Getting into college is already tough enough; acceptances are often left to the discretion of admissions officers, who may be looking for a reason to reject an applicant. Some may be hesitant to attend an online private school because of the worry that a college admissions officer may not view the school as a “real” school.
However, colleges generally don’t differentiate between online high schools and traditional high schools. Most admissions requirements are the same regardless of the type of school: credit hours for math, science, languages, and electives. It’s rare to even find mention of online private schools on college admissions pages. However, homeschoolers are mentioned and openly welcomed, even at prestigious colleges. What really matters to the admissions department is whether or not the school is regionally accredited.
It’s only then that college admissions officers willstart looking at the application itself. They look for a challenging high school curriculum, which can be had at an online private school that offers electives not found in traditional high schools, like digital arts, life sciences, or even Latin. They will want to see strong grades that trend upward, proving that the student is a hard worker. In this case, an online high school may work well for a student who has struggled in a traditional high school because the student is able to focus on coursework and raise her grades. They will even look at work or out-of-school experiences, something that some online high school students have due to athletic training schedules, auditions, or employment.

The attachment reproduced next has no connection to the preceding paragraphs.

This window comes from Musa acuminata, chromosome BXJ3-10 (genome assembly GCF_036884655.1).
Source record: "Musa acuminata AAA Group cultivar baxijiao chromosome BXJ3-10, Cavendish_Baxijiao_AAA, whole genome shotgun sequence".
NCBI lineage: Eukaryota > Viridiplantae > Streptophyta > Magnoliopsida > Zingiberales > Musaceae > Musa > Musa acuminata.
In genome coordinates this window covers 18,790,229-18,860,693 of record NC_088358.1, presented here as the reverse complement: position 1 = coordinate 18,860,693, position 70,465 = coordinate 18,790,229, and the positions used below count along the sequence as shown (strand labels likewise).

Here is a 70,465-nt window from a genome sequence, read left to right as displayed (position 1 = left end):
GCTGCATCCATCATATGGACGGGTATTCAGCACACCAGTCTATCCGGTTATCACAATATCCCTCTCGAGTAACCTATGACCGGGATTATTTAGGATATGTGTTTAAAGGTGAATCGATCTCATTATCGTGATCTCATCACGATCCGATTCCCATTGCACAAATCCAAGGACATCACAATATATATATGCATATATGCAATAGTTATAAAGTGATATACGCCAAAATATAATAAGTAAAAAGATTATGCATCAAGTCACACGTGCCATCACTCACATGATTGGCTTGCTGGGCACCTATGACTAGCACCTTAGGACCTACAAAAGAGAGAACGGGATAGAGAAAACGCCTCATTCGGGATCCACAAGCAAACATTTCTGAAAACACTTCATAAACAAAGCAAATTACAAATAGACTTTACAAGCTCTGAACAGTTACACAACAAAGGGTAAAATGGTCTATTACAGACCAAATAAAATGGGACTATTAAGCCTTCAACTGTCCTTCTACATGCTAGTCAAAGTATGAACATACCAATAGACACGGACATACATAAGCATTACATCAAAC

The admissions essay is also something that college admissions officers care about. For students or parents worried that an online private school will be an automatic strike against them, the essay is a good place to alleviate those concerns by stressing the challenging coursework, the discipline learned from attending an online high school, and how it allowed the student to overcome a challenge or be a stronger member of the community.
Ultimately, as long as the online private school is regionally accredited, that is what will matter to the college admissions officer. What matters more are grades, test scores, and other factors that illustrate how the student will be a good fit at the college.